Heinrich Breloer’s Brecht, a biopic interspersed with interview footage, is essentially a made-for-TV movie—a very long (and quintessentially European) one at that, lasting three hours and divided into two parts. There’s nothing earth-shattering or all that revelatory here about Germany’s favorite playwright; in case you haven’t heard, he was as lecherous as a priest let loose in a kindergarten. He took his first wife’s virginity by raping her, a scene that the film seems to gloss over with an interview with the real-life Frau Brecht, who cheerily reassures us that he took her out for blueberry pie afterward. Brecht continues to fuck his way through life, impregnating as many women as he can while taking the least amount of responsibility possible for his actions, effectively fulfilling the German Romantic conception of the Great (Male) Artist, finally dwelling in a delusional bubble of the Stalinist utopia that was East Germany. Karma, maybe?

Heinrich Breloer, Brecht, 2019, color, sound, 186 minutes.

Speaking of lecherous priests, François Ozon has turned his attention to the recent case of Philippe Barbarin, the archbishop of Lyon, in By the Grace of God. Barbarin is charged with complicity in covering up the crimes of a French cardinal, Bernard Preynat, who molested several young boys throughout the 1980s and ’90s. The action of the film plays out from the perspective of the now adult victims, whose banding together in bringing these crimes to light forms the crux of the narrative. Given the sensationalistic subject matter—and the director’s own proclivities towards sexual psychodrama—Ozon surprisingly crafts a multi-perspectival, sober, and nuanced examination of this most current event (the verdict in Preynat’s trial is scheduled to be handed down next month).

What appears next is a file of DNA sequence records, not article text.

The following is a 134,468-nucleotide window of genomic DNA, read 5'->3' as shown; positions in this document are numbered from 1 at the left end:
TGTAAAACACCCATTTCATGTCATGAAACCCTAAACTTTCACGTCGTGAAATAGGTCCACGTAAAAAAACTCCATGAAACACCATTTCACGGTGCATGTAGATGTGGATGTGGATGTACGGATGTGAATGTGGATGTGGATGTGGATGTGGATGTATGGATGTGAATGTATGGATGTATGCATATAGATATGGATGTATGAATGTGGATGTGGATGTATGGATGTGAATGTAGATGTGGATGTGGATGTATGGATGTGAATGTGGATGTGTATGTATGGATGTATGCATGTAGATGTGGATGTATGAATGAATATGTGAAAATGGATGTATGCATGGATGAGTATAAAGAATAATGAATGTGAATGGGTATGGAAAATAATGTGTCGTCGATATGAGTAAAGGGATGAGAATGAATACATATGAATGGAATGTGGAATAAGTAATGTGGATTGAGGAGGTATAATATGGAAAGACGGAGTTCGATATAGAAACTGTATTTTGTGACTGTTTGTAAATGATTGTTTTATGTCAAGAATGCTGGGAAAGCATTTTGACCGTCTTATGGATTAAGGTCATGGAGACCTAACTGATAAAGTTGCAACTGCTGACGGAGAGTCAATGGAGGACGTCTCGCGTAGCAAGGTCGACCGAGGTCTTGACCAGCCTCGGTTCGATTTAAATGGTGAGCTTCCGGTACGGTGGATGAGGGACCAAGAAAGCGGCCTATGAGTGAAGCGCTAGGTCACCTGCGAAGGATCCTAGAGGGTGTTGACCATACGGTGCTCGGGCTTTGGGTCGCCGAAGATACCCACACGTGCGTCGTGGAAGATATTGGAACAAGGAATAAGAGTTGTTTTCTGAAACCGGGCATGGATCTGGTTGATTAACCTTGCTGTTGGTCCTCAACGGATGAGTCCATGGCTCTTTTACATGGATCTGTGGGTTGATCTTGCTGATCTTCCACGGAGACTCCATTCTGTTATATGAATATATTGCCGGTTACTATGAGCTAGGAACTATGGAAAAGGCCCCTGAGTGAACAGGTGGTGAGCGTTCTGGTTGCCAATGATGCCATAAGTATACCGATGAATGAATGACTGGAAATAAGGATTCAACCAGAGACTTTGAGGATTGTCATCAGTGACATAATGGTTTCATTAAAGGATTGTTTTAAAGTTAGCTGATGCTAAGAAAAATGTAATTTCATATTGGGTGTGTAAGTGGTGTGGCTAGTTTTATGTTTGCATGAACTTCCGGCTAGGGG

Finally, to end things on a more meta note, Rob Garver’s What She Said: The Art of Pauline Kael assesses the strengths and weaknesses of the legendary film critic, ultimately asserting her integral role in advocating for and influencing the New Hollywood of the 1970s. It was one of the few genuinely riveting documentaries I’ve chanced to catch so far at this year’s Berlinale—though I would have loved an interview with Renata Adler about her legendary 1980 takedown of Kael’s writing in the New York Review of Books. Now when is someone going to make a movie about Armond White?

The 48th Berlin International Film Festival runs February 7 through February 17.